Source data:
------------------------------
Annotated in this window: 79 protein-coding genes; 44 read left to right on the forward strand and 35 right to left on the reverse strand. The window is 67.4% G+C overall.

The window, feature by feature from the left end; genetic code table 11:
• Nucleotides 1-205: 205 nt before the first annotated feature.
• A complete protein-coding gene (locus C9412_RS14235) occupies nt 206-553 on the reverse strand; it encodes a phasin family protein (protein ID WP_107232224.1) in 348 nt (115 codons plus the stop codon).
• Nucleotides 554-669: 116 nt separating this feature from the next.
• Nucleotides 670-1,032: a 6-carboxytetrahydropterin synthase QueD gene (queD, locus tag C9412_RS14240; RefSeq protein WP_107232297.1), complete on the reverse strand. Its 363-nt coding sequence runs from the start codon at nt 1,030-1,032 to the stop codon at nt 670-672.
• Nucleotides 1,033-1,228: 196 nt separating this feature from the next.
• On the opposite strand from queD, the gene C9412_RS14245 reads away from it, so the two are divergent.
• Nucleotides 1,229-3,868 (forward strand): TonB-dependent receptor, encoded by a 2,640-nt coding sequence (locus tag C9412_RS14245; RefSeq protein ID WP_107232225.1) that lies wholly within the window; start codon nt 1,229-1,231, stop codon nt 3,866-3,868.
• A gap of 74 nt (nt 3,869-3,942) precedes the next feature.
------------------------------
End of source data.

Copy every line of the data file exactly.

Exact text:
Annotated in this window: 79 protein-coding genes; 44 read left to right on the forward strand and 35 right to left on the reverse strand. The window is 67.4% G+C overall.

The window, feature by feature from the left end; genetic code table 11:
• Nucleotides 1-205: 205 nt before the first annotated feature.
• A complete protein-coding gene (locus C9412_RS14235) occupies nt 206-553 on the reverse strand; it encodes a phasin family protein (protein ID WP_107232224.1) in 348 nt (115 codons plus the stop codon).
• Nucleotides 554-669: 116 nt separating this feature from the next.
• Nucleotides 670-1,032: a 6-carboxytetrahydropterin synthase QueD gene (queD, locus tag C9412_RS14240; RefSeq protein WP_107232297.1), complete on the reverse strand. Its 363-nt coding sequence runs from the start codon at nt 1,030-1,032 to the stop codon at nt 670-672.
• Nucleotides 1,033-1,228: 196 nt separating this feature from the next.
• On the opposite strand from queD, the gene C9412_RS14245 reads away from it, so the two are divergent.
• Nucleotides 1,229-3,868 (forward strand): TonB-dependent receptor, encoded by a 2,640-nt coding sequence (locus tag C9412_RS14245; RefSeq protein ID WP_107232225.1) that lies wholly within the window; start codon nt 1,229-1,231, stop codon nt 3,866-3,868.
• A gap of 74 nt (nt 3,869-3,942) precedes the next feature.